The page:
“And if a house is divided against itself, that house will not be able to stand … Who are my mother and my brothers?” Have you found yourself asking Jesus’ question in this season of confirmations and graduations? These events certainly elicit questions about loyalties and families of origin; wait, these people are really my relatives? While occasions such as these are undoubtedly cause for much celebration they can also admittedly be times of tension and unmentioned disharmony.
Of course, for Jesus and his followers, the inevitability of discord was a true and constant reality not limited to special commemorations that brought family members together. Persons who pledged allegiance to Jesus and his movement found themselves estranged from the familiar familial foundations of life — and in immoderate cases, thrown out of their communities, their households, for signing on with Jesus’ (see John 9:22; 16:2). Theirs was not a situation to figure out how to survive the anticipated antipathy at the once-in-awhile family get-togethers. No, the members of the Jesus movement lived with the constancy of disagreement, the daily reminders of discord, and the enduring demand to redefine spaces and places that once assumed agreement.
We may be tempted to write off such extremist situations as faith-based feuds that rarely apply to our modern day denominational sensibilities but then we would be ignoring our own truth — that our own households are full of divisions, whether home, church, work, community, nation, world.
I think this is one of the most difficult challenges of parish life for a pastor, for a preacher. You have a lot of family discord to negotiate — your own, of course, which you can’t let anyone see or know about and which itself creates a loneliness unmatched by other professions. You regularly have parishioners in your office revealing their hardships with children, parents, and spouses, trusting in your ministerial training to offer answers, usually simple ones, for solutions. And you are constantly managing pockets of congregational disagreements that arise from true problems or made-up troubles, everything from legitimate points of theological dispute to circumstances in which you simply want to scream some sort of version of, “do you really think Jesus cares — at all?”
It’s hard to live together.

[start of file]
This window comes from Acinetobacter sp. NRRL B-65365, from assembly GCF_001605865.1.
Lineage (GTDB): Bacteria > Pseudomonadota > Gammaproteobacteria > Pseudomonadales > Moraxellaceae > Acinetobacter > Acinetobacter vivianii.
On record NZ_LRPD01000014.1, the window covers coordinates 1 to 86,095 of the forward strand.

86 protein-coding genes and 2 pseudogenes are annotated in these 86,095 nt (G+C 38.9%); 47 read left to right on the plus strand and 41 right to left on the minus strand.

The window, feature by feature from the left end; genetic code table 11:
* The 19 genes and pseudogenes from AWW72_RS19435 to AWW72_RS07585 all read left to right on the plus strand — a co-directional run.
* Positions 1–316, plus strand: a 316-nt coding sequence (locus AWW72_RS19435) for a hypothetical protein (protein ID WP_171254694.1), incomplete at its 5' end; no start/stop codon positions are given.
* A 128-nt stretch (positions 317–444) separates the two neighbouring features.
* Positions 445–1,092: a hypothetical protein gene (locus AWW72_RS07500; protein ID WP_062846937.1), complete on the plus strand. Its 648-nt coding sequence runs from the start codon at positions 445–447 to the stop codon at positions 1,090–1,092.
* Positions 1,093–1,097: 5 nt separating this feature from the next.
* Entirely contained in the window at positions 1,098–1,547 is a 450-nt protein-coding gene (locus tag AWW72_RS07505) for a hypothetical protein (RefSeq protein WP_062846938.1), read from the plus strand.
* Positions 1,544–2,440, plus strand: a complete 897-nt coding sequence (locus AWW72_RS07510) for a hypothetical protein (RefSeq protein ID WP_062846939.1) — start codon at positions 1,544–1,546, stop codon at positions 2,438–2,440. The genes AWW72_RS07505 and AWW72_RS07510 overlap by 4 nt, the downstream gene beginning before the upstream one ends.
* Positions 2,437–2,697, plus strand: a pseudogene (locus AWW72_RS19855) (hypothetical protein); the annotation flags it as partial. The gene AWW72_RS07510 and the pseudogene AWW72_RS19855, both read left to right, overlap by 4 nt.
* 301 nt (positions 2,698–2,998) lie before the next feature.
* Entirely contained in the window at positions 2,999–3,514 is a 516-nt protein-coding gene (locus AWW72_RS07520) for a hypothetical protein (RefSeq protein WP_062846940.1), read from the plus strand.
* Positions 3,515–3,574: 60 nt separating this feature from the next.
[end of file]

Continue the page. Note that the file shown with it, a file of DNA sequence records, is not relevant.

Maybe this is the Sunday to tell the truth about the divisions in our lives that we have swept under the rug; to tell the truth about the toll that they take on our lives, not for simple resolution but to name the truth that this is the kind of world in which we live; not for effortless reunion but to call attention to this reality of our worlds — because it does take a toll. And perhaps what it comes down to is how we choose to deal with the truth. If we choose to allow the inevitability of division to dominate our way of being in the world, then what Jesus’ claims will indeed be our world — who will be able to stand?
You see, there are people in our lives who seem to thrive on disagreement and division. There are churches, denominations, institutions that would rather find any and all potentiality for discord — to prove themselves right, to justify their own positions, beliefs — than to do the hard work of searching for avenues of possible agreement. We know these people. We know these churches. We know these communities. And they have the very real probability of the kind of destruction from which no recreation is possible. Because that is the issue, is it not? To seek paths and possibilities that lead to relationship means that the end result will be the hard work of relationship maintenance, as if reconciliation means disremembering.
Life after disagreement and reconciliation is not about forgetting. It is not about pretending that nothing ever happened. It is about letting go of the fact that the past can be changed and choosing to live in the present reality that the relationship has changed. It can never go back to the way it was before. Yet, many would rather sever the ties altogether than live with the memory of ties that were broken. Many would rather abandon people and community for their own self-justification than to admit their own contributions to the problem. And many would rather stir up the proverbial pot than sense opportunities for kindness, graciousness, and gratitude.
The fact is, we are in a constant state of relational negotiation. The question is, how we choose to live in that state — to pretend that it does not exist or to recognize its constant existence; to ignore its difficulty or to search in the difficulty for love; to mourn its challenges or to accept its reality.
Yet, of course, added to the above personal and personnel complications is the fact that sometimes, many times, separation is the only way a house can remain standing. There are people who simply need to leave — or from whom you need to walk away. There are communities that will never know relational health and yet insist that this is how community should be. There are relationships for which the possibility of reconciliation is impossible.
This is also the truth we have to willing to name — to tell ourselves, to speak into our relationships, and to preach to our communities – that the act of distancing, of self-differentiation, of disengagement is sometimes necessary. It is an act of courage so that you are able to stand.